WKAR's podcast "Serving Up Science" taught dozens of people about the science behind taste. It was the final signature event of Michigan State University's seventh annual Science Festival.
WKAR "All Things Considered" host Karel Vega and Food@MSU writer and food historian Sheril Kirshenbaum welcomed 60 people to the Kellogg Center on Saturday, April 20.
With the help of Robin Tucker, assistant professor in Food Science and Human Nutrition at MSU, the audience learned the difference between flavor and taste. The audience also tasted a piece of paper with a substance on it called PTC or phenylthiocarbamide. Depending on their reaction to having the paper in their mouth for 10 seconds, they learned if they were a "super" taster or someone super sensitive to bitter tastes.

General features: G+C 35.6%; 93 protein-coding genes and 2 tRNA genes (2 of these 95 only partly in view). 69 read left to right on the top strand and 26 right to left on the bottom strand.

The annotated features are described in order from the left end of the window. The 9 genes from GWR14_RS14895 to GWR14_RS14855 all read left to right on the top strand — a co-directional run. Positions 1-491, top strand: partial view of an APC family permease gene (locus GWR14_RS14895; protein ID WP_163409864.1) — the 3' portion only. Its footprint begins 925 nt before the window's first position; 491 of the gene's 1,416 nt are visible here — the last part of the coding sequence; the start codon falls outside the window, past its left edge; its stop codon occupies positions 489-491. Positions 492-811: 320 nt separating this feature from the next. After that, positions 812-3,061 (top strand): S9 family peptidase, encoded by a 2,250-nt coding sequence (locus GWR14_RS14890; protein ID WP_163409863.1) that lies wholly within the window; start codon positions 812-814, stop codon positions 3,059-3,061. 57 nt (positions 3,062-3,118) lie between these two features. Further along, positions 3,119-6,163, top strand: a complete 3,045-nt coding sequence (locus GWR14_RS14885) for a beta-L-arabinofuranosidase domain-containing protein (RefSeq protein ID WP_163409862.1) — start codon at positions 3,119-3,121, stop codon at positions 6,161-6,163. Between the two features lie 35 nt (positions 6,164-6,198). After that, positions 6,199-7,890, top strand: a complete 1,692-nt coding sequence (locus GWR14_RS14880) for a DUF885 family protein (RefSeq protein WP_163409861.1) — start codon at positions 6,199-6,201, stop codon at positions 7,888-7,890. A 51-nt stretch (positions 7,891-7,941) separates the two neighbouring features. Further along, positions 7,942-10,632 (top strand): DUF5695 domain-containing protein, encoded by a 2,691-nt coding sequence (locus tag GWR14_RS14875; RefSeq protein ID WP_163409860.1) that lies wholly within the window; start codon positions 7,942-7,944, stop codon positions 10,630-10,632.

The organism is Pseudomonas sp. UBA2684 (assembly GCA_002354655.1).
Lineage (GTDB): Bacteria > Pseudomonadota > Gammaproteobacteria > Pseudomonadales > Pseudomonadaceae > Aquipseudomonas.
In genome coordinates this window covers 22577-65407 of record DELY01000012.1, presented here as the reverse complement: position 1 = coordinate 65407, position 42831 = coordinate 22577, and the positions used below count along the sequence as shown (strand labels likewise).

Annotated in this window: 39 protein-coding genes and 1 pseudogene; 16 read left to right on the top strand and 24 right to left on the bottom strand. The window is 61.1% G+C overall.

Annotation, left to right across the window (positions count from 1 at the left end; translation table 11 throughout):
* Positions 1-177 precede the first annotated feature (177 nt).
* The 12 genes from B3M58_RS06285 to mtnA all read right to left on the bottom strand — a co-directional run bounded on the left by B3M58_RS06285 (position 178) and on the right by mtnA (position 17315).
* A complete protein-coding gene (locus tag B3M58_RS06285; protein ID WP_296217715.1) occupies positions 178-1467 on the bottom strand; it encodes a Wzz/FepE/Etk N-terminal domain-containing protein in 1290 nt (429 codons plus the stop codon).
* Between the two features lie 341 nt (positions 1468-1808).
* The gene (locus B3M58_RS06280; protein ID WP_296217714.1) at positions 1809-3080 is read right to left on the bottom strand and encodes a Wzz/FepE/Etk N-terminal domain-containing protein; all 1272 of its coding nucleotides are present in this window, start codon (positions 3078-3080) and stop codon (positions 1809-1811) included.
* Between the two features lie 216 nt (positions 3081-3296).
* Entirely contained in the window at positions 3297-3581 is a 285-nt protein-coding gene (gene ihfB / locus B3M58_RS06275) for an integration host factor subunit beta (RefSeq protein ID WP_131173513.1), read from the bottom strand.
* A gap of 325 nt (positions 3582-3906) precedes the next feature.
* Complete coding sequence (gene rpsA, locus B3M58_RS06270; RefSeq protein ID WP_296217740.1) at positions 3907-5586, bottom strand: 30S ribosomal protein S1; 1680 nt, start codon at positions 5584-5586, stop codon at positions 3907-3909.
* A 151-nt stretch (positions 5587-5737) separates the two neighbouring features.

Helen Veit, a food historian in the MSU history department, talked about the history and culture of so-called "picky eaters." She said in the 1800's, there were few Americans who said their children refused food. But the idea of "picky eaters" rose with the rise of processed foods. Veit also said genetics played a role.
The MSU Science Festival ran April 5-20. Hundreds of MSU scientists, researchers and educational partners displayed their reserach and findings to the public. Events were held on the MSU campus in East Lansing as well as in Detroit, Grand Rapids and across Michigan.
Editor's note: WKAR is a sponsor of MSU Science Festival. In addition to Serving Up Science, WKAR's Curious Crew also made an appearance at the festival.